Public Health Agency of Canada deems Canadian risk low
By Atiba Nelson, Staff Reporter
As the World Health Organization (WHO) convenes an emergency committee on novel coronavirus (2019-nCoV), the Public Health Agency of Canada has deemed the public health risk associated with the new virus low risk to Canadians.
As of January 23, the World Health Organization has reported that 1,320 confirmed cases have been detected—with the majority identified in China—and twenty three confirmed cases reported in nine other countries outside of China.
On January 27, the first confirmed case of coronavirus in Canada was confirmed in Toronto. The Washington State Department of Health alerted the Centre for Disease Control that they had a confirmed travel-case of 2019 Novel Coronavirus on January 21, 2012—the first case in the United States. A second case was later reported on January 24.
2019-nCoV started in Wuhan, and was identified as the cause of an atypical pneumonia in a cluster of patients that had respiratory illness symptoms. Initially, all patients had links to a market in Wuhan where seafood and live animals were sold, suggesting an animal-to-human (or zoonotic) spread.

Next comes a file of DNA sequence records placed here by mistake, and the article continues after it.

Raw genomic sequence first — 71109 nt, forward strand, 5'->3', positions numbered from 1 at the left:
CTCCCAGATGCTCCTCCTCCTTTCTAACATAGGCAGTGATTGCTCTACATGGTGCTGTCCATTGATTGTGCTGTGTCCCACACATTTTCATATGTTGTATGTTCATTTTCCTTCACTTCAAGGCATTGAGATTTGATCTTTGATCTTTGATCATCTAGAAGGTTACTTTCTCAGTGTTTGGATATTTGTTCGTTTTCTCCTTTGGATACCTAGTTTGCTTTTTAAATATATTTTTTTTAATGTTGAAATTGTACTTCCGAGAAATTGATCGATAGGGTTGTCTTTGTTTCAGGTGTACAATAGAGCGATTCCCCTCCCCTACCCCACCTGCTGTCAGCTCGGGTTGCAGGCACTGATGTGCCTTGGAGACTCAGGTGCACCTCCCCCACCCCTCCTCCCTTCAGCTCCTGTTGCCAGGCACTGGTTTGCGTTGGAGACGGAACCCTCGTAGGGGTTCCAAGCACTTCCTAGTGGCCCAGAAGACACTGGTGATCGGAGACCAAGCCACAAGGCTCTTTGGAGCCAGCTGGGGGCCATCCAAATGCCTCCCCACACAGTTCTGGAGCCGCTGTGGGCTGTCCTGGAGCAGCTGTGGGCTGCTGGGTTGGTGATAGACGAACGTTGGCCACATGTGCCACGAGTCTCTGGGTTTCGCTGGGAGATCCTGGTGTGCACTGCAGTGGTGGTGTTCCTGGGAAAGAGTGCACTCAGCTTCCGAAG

However, as new cases were detected and not linked to the market in Wuhan, plus the geographical spread of cases occurred in other Asian countries, such as Japan and Thailand, and now it is reported that there is evidence that human-to-human transmission is occurring. Though the ease and extend that human-to-human spread is possible has not been concluded.
The consideration of human-to-human spread is important as people travel throughout Asia for Chinese New Year celebrations. Additionally, person-to-person transmission increases the chance that the virus may be imported to Canada.
Recently, Canada enhanced airport measures to prevent the importation of 2019-nCoV into the country. Canadian Border Services has added an additional health screening question to the electronic immigration control kiosks and implemented messaging at Canadian international airports asking travellers to report any flu-like symptoms to border officers.
The WHO continues to update national health organizations, such as the Public Health Agency of Canada, daily; however, WHO capacity may be strained as the international health organization attempts to garner attention, support, and funds to combat the world’s worst measles epidemic in the Democratic Republic of the Congo—which has resulted in more than 6,000 deaths in the African country.